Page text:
UBC Theses and Dissertations
Prostate segmentation for medical interventions Mahdavi, Seyedeh Sara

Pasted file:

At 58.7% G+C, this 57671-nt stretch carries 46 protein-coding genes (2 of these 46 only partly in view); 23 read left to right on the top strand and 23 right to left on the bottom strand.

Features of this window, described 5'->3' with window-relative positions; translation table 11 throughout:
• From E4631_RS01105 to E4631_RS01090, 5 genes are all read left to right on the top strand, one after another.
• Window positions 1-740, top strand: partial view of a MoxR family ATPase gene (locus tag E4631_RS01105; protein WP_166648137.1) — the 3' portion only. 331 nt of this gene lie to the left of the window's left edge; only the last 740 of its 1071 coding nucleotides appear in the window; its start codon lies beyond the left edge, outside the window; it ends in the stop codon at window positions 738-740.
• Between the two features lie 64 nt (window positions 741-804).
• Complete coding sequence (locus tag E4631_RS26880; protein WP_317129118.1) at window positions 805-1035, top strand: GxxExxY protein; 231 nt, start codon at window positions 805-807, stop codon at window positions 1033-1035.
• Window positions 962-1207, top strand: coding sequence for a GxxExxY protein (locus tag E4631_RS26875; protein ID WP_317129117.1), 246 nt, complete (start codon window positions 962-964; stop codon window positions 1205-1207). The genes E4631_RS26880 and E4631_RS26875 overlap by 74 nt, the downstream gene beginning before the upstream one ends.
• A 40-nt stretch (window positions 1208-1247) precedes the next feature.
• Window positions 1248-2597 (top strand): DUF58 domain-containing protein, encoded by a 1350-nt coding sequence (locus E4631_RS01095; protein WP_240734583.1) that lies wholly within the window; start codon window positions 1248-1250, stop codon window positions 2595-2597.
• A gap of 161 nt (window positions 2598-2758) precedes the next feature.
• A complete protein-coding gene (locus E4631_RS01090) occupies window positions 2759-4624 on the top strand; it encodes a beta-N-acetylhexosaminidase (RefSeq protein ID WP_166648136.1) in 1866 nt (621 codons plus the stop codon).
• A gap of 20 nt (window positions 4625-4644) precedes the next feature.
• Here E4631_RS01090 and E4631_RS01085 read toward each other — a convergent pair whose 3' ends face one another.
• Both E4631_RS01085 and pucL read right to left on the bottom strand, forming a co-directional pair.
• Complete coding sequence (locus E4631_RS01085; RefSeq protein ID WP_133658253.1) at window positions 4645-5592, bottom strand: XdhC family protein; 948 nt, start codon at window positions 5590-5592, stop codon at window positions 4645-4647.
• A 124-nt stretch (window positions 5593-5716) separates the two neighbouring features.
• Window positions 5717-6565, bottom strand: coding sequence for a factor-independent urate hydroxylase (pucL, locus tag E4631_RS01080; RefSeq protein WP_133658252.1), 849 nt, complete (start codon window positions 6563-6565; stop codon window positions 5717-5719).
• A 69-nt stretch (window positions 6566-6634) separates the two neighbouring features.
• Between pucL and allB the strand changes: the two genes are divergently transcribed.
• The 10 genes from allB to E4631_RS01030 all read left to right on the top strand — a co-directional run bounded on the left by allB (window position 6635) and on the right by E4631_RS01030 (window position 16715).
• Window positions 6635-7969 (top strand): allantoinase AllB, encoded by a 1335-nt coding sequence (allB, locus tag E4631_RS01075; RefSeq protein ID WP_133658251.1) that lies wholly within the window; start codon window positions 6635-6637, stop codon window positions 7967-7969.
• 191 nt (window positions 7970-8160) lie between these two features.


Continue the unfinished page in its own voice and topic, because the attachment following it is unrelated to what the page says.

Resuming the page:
Prostate cancer is the most prevalent type of cancer among men. Accurate delineation and appropriate visualization of the prostatic region can greatly affect treatment of prostate cancer and has the potential to reduce some of the treatment side-effects. The main goal of this research is to develop a prostate segmentation tool which is suitable to replace manual delineation. Manual segmentation, the current standard in procedures such as low dose rate prostate brachytherapy, is tedious, time consuming and observer dependent. We propose a 3D semi-automatic segmentation tool to overcome these limitations. To show the clinical value of this method we perform extensive dosimetric evaluation on in-vivo ultrasound images. This tool is currently being clinically used as part of the prostate brachytherapy treatment procedure at the BC Cancer Agency. Ultrasound is the common modality for imaging the prostate. Although safe and simple to use, it can not always allow the prostate to be reliably delineated. Vibro-elastography is a relatively new imaging method which is used to characterize mechanical properties of tissue. We investigate the suitability of vibro-elastography for visualizing the prostate. We compare in-vivo B-mode ultrasound and vibro-elastograpy images with the gold standard MRI in terms of contrast, edge visibility and the shape and size of the gland as seen in these images. Based on our results we develop a 3D automatic prostate segmentation tool in which, in addition to B-mode, information from vibro-elastography images is used in an iterative model-based segmentation approach. We conclude this work by studying the visibility of cancer itself in vibro-elastography images. Areas suspected for cancer are manually marked on the images and the results are compared to the marked cancer in registered pathology slices. Our preliminary results show that vibro-elastography has the potential to be used for detecting prostate cancer; however, we suggest a combined use of various modalities or image types to improve cancer detection.
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